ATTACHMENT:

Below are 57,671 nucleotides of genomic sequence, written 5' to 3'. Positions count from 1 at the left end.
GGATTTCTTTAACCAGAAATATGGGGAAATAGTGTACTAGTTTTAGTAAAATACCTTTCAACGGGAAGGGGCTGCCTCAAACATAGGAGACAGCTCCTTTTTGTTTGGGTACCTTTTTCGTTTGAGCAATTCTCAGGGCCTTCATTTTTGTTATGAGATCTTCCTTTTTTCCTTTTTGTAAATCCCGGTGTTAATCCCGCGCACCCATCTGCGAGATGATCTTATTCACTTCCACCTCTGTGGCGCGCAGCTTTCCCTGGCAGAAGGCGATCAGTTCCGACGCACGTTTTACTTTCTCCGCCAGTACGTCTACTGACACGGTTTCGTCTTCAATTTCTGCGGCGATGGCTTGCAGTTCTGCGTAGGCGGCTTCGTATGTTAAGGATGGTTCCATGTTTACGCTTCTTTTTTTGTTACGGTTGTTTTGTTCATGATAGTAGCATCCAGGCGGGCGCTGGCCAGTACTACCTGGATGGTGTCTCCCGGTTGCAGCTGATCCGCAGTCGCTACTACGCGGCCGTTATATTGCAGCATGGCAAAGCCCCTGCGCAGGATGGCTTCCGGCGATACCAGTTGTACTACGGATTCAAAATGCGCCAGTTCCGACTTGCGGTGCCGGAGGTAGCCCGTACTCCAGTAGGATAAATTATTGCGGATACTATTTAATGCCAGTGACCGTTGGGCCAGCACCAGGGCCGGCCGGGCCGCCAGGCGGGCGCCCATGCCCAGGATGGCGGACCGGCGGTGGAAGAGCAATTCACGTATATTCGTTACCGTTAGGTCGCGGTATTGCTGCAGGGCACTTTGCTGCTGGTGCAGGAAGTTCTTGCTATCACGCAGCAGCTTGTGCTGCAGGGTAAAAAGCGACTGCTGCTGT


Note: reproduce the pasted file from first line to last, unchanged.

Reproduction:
Below are 57,671 nucleotides of genomic sequence, written 5' to 3'. Positions count from 1 at the left end.
GGATTTCTTTAACCAGAAATATGGGGAAATAGTGTACTAGTTTTAGTAAAATACCTTTCAACGGGAAGGGGCTGCCTCAAACATAGGAGACAGCTCCTTTTTGTTTGGGTACCTTTTTCGTTTGAGCAATTCTCAGGGCCTTCATTTTTGTTATGAGATCTTCCTTTTTTCCTTTTTGTAAATCCCGGTGTTAATCCCGCGCACCCATCTGCGAGATGATCTTATTCACTTCCACCTCTGTGGCGCGCAGCTTTCCCTGGCAGAAGGCGATCAGTTCCGACGCACGTTTTACTTTCTCCGCCAGTACGTCTACTGACACGGTTTCGTCTTCAATTTCTGCGGCGATGGCTTGCAGTTCTGCGTAGGCGGCTTCGTATGTTAAGGATGGTTCCATGTTTACGCTTCTTTTTTTGTTACGGTTGTTTTGTTCATGATAGTAGCATCCAGGCGGGCGCTGGCCAGTACTACCTGGATGGTGTCTCCCGGTTGCAGCTGATCCGCAGTCGCTACTACGCGGCCGTTATATTGCAGCATGGCAAAGCCCCTGCGCAGGATGGCTTCCGGCGATACCAGTTGTACTACGGATTCAAAATGCGCCAGTTCCGACTTGCGGTGCCGGAGGTAGCCCGTACTCCAGTAGGATAAATTATTGCGGATACTATTTAATGCCAGTGACCGTTGGGCCAGCACCAGGGCCGGCCGGGCCGCCAGGCGGGCGCCCATGCCCAGGATGGCGGACCGGCGGTGGAAGAGCAATTCACGTATATTCGTTACCGTTAGGTCGCGGTATTGCTGCAGGGCACTTTGCTGCTGGTGCAGGAAGTTCTTGCTATCACGCAGCAGCTTGTGCTGCAGGGTAAAAAGCGACTGCTGCTGT